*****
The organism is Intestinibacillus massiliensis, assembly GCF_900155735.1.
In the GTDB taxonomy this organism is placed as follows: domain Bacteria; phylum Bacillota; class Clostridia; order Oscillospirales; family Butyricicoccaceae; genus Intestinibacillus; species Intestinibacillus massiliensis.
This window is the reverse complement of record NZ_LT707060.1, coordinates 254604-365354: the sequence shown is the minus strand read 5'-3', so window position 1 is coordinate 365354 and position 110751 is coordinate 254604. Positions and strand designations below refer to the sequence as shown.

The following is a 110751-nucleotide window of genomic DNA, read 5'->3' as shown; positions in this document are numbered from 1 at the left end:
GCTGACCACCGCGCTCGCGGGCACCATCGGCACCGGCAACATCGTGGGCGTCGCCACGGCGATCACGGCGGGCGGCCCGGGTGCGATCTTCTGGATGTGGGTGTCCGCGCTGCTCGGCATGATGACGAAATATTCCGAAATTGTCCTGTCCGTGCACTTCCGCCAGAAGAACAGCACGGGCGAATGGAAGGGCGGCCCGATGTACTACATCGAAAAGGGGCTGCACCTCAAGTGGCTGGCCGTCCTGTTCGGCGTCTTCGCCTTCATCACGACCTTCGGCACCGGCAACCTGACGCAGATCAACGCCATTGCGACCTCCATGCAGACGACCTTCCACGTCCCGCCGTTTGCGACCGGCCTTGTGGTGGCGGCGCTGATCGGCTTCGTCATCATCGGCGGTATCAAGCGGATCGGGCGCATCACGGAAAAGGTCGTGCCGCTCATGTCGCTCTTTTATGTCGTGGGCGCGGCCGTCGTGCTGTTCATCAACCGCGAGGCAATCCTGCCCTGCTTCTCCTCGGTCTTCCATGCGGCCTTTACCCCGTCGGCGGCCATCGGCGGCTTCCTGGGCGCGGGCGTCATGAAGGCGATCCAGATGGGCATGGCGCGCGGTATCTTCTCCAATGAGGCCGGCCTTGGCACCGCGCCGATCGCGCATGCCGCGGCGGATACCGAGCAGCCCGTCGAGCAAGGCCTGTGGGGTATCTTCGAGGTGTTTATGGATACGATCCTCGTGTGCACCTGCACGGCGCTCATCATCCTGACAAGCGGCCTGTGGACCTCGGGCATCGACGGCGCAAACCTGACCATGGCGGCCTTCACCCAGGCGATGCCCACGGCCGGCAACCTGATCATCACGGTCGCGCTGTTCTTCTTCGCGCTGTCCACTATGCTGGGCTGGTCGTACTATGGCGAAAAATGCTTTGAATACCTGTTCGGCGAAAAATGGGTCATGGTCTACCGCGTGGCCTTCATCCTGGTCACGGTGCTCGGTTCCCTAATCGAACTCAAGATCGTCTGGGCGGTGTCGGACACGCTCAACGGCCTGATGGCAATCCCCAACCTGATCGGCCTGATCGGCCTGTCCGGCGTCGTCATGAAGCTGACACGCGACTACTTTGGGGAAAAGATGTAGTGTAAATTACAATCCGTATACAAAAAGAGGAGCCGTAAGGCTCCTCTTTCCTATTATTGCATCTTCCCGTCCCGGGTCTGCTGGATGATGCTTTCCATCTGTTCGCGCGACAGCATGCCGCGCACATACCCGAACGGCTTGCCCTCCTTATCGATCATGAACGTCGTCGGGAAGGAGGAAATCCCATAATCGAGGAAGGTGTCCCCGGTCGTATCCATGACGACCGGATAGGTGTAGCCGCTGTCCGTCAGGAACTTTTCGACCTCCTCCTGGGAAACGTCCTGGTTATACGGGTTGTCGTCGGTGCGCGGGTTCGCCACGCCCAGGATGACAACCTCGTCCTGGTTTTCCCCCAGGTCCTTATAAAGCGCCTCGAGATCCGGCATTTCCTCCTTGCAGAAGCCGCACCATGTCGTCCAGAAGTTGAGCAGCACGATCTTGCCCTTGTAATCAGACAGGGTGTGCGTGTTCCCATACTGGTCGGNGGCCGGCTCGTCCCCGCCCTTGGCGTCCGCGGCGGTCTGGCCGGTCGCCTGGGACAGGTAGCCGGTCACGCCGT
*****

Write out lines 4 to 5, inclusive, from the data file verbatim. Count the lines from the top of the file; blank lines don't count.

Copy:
The following is a 110751-nucleotide window of genomic DNA, read 5'->3' as shown; positions in this document are numbered from 1 at the left end:
GCTGACCACCGCGCTCGCGGGCACCATCGGCACCGGCAACATCGTGGGCGTCGCCACGGCGATCACGGCGGGCGGCCCGGGTGCGATCTTCTGGATGTGGGTGTCCGCGCTGCTCGGCATGATGACGAAATATTCCGAAATTGTCCTGTCCGTGCACTTCCGCCAGAAGAACAGCACGGGCGAATGGAAGGGCGGCCCGATGTACTACATCGAAAAGGGGCTGCACCTCAAGTGGCTGGCCGTCCTGTTCGGCGTCTTCGCCTTCATCACGACCTTCGGCACCGGCAACCTGACGCAGATCAACGCCATTGCGACCTCCATGCAGACGACCTTCCACGTCCCGCCGTTTGCGACCGGCCTTGTGGTGGCGGCGCTGATCGGCTTCGTCATCATCGGCGGTATCAAGCGGATCGGGCGCATCACGGAAAAGGTCGTGCCGCTCATGTCGCTCTTTTATGTCGTGGGCGCGGCCGTCGTGCTGTTCATCAACCGCGAGGCAATCCTGCCCTGCTTCTCCTCGGTCTTCCATGCGGCCTTTACCCCGTCGGCGGCCATCGGCGGCTTCCTGGGCGCGGGCGTCATGAAGGCGATCCAGATGGGCATGGCGCGCGGTATCTTCTCCAATGAGGCCGGCCTTGGCACCGCGCCGATCGCGCATGCCGCGGCGGATACCGAGCAGCCCGTCGAGCAAGGCCTGTGGGGTATCTTCGAGGTGTTTATGGATACGATCCTCGTGTGCACCTGCACGGCGCTCATCATCCTGACAAGCGGCCTGTGGACCTCGGGCATCGACGGCGCAAACCTGACCATGGCGGCCTTCACCCAGGCGATGCCCACGGCCGGCAACCTGATCATCACGGTCGCGCTGTTCTTCTTCGCGCTGTCCACTATGCTGGGCTGGTCGTACTATGGCGAAAAATGCTTTGAATACCTGTTCGGCGAAAAATGGGTCATGGTCTACCGCGTGGCCTTCATCCTGGTCACGGTGCTCGGTTCCCTAATCGAACTCAAGATCGTCTGGGCGGTGTCGGACACGCTCAACGGCCTGATGGCAATCCCCAACCTGATCGGCCTGATCGGCCTGTCCGGCGTCGTCATGAAGCTGACACGCGACTACTTTGGGGAAAAGATGTAGTGTAAATTACAATCCGTATACAAAAAGAGGAGCCGTAAGGCTCCTCTTTCCTATTATTGCATCTTCCCGTCCCGGGTCTGCTGGATGATGCTTTCCATCTGTTCGCGCGACAGCATGCCGCGCACATACCCGAACGGCTTGCCCTCCTTATCGATCATGAACGTCGTCGGGAAGGAGGAAATCCCATAATCGAGGAAGGTGTCCCCGGTCGTATCCATGACGACCGGATAGGTGTAGCCGCTGTCCGTCAGGAACTTTTCGACCTCCTCCTGGGAAACGTCCTGGTTATACGGGTTGTCGTCGGTGCGCGGGTTCGCCACGCCCAGGATGACAACCTCGTCCTGGTTTTCCCCCAGGTCCTTATAAAGCGCCTCGAGATCCGGCATTTCCTCCTTGCAGAAGCCGCACCATGTCGTCCAGAAGTTGAGCAGCACGATCTTGCCCTTGTAATCAGACAGGGTGTGCGTGTTCCCATACTGGTCGGNGGCCGGCTCGTCCCCGCCCTTGGCGTCCGCGGCGGTCTGGCCGGTCGCCTGGGACAGGTAGCCGGTCACGCCGT